U.S. stocks are seen opening mixed Wednesday, with technology stocks getting slammed as investors factored in a Democratic win in crucial U.S. Senate run-off elections in Georgia.
At 7:05 AM ET (1205 GMT), the Dow Futures contract was up 84 points, or 0.3%, but the S&P 500 Futures traded 7 points, or 0.2%, lower and Nasdaq 100 Futures slumped 196 points, or 1.5%.
The official results in the runoffs for Georgia’s two seats in the Senate have not yet been announced so far Wednesday, but U.S. TV networks have called one for Democrat Raphael Warnock over Republican Kelly Loeffler. In addition, election prediction services indicated that Jon Ossoff was on course to unseat Republican David Perdue in the other.
These votes are expected to be confirmed later Wednesday, and are seen as crucial in deciding whether President-elect Joe Biden enjoys full control of Congress or faces stiff opposition to his plans.
A win for the Democrat pair would likely result in more stimulus and tax hikes as well as potential policies to restrict the monopoly power of big tech companies, hence the selloff on Nasdaq.
Sticking with the tech sector, President Donald Trump signed an executive order Tuesday banning transactions with eight Chinese apps, including WeChat Pay and Alipay. This move is likely to ratchet up already high U.S.-China tensions, with only two weeks before President-elect Joe Biden takes office.
The economic data slate Wednesday offers a first look at the U.S. job market ahead of Friday’s nonfarm payrolls. The ADP December jobs report is expected to show a gain of 88,000 jobs when it hits at 8:15 AM ET (1315 GMT), but some are predicting a negative number as the surge of Covid-19 cases caused many states to restrict activities.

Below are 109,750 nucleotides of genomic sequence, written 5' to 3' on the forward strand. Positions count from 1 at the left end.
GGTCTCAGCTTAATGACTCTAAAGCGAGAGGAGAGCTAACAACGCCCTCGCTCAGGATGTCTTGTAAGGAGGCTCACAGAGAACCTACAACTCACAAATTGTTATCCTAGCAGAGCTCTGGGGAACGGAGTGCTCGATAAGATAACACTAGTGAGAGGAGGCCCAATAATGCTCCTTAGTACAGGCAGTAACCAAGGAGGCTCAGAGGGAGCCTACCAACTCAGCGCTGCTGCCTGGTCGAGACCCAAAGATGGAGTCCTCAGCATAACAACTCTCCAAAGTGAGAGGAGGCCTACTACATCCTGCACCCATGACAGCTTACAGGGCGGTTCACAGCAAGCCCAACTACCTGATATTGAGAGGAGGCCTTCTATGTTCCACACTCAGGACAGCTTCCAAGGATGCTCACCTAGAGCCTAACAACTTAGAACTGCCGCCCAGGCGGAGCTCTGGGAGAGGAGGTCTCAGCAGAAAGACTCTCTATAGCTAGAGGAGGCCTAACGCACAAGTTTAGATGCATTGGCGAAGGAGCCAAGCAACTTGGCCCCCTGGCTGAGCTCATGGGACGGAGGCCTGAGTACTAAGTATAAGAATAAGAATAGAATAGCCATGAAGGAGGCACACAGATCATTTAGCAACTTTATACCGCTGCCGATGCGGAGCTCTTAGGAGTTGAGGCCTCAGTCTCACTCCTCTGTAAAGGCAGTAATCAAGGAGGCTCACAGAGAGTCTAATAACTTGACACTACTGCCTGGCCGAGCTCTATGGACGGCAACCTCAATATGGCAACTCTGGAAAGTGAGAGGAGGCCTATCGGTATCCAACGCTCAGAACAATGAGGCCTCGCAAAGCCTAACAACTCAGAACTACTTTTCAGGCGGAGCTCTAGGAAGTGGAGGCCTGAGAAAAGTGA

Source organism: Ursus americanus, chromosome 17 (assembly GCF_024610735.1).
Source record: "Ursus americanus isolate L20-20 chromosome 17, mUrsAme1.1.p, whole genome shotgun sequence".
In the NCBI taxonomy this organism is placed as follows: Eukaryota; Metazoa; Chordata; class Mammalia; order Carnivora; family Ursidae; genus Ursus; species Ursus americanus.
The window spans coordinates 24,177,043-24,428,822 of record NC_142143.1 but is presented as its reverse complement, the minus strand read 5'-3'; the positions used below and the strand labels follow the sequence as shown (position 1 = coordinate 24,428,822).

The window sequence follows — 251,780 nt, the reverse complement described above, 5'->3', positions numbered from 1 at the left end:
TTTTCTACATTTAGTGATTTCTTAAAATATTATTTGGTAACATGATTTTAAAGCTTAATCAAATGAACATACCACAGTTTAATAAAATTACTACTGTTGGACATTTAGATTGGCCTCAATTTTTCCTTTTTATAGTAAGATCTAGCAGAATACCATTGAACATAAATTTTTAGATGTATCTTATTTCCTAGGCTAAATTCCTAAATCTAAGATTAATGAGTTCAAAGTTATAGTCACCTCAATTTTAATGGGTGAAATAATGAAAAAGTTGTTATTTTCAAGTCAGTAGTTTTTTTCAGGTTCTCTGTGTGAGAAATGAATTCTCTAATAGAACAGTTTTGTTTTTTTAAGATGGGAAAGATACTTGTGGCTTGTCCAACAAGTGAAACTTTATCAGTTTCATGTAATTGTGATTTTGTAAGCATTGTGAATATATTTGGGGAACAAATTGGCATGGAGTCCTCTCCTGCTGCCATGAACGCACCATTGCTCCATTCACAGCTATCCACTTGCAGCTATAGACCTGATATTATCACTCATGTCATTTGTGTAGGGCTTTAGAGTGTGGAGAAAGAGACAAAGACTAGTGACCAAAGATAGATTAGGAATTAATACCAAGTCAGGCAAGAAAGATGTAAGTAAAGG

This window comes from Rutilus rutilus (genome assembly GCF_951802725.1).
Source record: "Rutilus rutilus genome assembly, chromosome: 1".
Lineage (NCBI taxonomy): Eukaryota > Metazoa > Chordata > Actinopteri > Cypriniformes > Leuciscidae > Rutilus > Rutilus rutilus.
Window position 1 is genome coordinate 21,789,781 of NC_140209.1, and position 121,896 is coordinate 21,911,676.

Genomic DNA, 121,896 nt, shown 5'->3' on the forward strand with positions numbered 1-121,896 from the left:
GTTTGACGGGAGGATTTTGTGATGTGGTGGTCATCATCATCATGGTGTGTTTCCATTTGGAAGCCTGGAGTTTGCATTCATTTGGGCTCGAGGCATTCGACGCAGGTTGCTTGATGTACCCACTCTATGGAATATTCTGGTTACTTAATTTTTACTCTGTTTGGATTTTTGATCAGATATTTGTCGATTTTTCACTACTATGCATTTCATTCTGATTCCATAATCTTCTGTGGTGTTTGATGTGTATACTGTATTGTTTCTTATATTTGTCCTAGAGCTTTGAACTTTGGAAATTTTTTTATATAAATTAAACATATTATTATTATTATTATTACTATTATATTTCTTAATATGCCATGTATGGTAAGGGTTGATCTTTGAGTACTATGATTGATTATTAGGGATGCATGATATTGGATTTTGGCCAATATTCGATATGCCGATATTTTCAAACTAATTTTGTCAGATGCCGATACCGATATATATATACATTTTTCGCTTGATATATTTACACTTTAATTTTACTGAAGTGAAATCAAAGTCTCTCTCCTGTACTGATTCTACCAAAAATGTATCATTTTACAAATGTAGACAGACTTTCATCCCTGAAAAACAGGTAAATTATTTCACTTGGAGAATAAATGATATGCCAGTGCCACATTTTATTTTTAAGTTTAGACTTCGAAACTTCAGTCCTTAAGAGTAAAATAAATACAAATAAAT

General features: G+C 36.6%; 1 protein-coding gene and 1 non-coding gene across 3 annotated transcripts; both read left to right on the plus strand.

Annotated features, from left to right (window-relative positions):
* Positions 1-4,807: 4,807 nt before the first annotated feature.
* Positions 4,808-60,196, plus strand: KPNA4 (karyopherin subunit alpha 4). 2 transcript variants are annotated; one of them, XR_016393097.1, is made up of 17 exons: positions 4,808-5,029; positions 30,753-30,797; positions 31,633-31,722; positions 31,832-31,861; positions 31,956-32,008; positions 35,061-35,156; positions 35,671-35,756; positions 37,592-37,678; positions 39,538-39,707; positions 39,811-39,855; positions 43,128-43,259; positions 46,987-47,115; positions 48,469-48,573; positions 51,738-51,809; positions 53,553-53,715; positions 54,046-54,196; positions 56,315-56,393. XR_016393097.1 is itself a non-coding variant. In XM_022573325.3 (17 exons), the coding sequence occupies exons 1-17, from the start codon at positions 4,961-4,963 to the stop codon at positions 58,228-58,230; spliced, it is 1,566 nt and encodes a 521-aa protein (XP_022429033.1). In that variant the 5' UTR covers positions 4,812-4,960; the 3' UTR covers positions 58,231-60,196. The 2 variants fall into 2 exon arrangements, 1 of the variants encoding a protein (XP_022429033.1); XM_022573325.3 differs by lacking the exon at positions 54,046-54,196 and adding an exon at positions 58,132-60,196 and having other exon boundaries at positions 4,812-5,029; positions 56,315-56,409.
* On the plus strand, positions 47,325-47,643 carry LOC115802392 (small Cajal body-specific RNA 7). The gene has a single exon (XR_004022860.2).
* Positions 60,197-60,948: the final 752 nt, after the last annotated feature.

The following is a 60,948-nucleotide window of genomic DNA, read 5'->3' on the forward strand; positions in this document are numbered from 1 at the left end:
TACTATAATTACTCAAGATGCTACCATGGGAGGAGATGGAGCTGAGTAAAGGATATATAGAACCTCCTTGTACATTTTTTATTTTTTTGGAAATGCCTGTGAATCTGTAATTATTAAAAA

Also on tap are Markit PMIs and factory and durable goods orders, while the minutes from the Federal Reserve’s December meeting are also due.
Oil prices gained Wednesday, continuing Tuesday’s strong tone after Saudi Arabia’s surprise decision to make additional production cuts of 1 million barrels per day in February and March.
U.S. crude oil inventories dropped by 1.7 million barrels in the week to Jan. 1, data from industry group the American Petroleum Institute showed on Tuesday. Official data is due later Wednesday.
U.S. crude futures traded 0.3% higher at $50.08 a barrel, while the international benchmark Brent contract rose 0.6% to $53.92. Both contracts climbed late Tuesday to their highest levels since February last year.
Elsewhere, gold futures fell 0.2% to $1,951.20/oz, while EUR/USD traded 0.3% higher at 1.2342.